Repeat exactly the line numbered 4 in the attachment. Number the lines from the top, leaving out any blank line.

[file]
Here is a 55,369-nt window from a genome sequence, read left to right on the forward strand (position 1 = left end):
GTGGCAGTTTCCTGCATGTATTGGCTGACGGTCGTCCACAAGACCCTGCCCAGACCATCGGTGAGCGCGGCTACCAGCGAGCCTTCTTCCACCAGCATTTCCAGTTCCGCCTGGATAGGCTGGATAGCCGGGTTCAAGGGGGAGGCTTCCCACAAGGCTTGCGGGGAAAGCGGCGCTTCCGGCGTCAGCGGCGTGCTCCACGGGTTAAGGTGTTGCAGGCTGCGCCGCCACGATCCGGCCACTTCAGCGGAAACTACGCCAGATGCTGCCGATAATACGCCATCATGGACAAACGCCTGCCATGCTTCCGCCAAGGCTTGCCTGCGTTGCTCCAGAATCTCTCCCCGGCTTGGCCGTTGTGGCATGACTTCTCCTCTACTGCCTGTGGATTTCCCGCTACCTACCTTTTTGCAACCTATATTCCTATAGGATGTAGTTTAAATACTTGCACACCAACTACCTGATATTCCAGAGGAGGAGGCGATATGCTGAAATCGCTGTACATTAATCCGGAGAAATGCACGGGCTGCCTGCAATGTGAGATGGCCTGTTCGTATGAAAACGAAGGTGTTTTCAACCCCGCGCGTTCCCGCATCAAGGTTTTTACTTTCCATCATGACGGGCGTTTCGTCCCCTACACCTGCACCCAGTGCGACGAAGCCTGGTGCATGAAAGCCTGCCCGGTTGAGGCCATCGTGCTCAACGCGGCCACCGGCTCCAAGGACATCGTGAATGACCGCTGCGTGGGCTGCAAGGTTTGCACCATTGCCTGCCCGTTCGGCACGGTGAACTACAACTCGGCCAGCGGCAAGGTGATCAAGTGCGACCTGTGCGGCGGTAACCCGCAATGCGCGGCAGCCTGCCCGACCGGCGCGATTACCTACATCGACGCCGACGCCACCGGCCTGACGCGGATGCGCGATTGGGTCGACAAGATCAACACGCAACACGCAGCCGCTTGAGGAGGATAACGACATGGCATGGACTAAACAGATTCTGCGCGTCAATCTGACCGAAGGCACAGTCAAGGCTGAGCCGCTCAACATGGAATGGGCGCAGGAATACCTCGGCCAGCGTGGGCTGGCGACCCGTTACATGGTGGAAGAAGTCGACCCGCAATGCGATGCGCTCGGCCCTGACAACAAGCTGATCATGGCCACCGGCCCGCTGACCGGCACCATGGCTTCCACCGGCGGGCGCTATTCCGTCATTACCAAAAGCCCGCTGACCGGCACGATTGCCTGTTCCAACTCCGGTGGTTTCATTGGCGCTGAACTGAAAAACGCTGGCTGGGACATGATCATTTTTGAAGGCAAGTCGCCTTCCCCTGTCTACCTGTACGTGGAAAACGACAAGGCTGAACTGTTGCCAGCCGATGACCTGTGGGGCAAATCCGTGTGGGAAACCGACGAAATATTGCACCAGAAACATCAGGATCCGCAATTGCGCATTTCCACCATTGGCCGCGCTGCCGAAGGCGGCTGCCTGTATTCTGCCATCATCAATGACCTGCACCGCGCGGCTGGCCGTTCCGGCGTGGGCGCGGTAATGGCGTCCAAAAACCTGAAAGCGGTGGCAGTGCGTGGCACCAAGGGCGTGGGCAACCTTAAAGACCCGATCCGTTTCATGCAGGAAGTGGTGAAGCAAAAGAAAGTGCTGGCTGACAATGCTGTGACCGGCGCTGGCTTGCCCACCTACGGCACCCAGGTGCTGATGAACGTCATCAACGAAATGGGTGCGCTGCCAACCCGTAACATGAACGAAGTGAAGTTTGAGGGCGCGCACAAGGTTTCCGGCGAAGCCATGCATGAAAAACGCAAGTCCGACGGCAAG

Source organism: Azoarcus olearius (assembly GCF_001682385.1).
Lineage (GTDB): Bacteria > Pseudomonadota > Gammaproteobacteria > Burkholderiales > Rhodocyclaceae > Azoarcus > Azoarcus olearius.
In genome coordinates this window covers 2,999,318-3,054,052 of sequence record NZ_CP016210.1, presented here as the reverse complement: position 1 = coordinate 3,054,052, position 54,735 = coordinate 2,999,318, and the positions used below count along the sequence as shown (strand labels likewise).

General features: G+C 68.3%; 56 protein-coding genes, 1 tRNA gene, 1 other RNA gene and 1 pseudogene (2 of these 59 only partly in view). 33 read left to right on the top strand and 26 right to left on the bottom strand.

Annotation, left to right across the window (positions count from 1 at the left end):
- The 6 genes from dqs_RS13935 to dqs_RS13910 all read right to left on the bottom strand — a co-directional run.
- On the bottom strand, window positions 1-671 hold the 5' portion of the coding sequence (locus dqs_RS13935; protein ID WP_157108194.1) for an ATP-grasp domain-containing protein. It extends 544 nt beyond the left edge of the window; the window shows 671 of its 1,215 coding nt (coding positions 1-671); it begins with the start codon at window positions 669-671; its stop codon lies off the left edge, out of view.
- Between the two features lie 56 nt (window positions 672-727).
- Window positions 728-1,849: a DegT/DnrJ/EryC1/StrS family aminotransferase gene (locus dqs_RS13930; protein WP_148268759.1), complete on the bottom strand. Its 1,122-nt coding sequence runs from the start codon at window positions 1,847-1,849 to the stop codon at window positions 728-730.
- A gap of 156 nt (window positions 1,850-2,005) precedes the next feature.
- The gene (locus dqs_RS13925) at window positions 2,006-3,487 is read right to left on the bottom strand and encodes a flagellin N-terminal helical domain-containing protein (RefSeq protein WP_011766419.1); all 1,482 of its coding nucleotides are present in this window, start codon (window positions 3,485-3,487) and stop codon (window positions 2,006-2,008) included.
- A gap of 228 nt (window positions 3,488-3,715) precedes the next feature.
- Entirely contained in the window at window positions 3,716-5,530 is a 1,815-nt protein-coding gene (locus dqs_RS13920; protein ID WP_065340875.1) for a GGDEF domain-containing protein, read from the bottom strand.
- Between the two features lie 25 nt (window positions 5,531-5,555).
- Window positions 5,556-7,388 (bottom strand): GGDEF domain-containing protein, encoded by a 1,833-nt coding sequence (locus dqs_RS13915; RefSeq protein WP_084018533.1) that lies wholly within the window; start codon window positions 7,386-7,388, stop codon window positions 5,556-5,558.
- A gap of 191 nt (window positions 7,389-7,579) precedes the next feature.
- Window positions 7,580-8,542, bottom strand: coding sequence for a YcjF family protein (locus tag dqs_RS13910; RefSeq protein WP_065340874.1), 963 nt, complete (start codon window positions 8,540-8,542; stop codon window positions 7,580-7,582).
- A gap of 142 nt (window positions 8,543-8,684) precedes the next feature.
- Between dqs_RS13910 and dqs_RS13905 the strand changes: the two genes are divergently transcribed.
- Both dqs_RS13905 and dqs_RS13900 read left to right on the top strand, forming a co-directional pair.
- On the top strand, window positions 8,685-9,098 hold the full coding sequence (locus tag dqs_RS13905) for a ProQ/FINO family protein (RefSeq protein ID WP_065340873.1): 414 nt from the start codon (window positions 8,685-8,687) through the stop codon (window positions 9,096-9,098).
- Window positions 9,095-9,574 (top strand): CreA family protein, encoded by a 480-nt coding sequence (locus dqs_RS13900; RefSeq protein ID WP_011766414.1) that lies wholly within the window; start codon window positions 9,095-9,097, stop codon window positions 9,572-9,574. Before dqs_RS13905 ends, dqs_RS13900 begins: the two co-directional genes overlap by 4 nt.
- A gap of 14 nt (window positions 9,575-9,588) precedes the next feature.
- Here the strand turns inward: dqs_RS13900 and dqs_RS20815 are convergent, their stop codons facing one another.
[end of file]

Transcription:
Lineage (GTDB): Bacteria > Pseudomonadota > Gammaproteobacteria > Burkholderiales > Rhodocyclaceae > Azoarcus > Azoarcus olearius.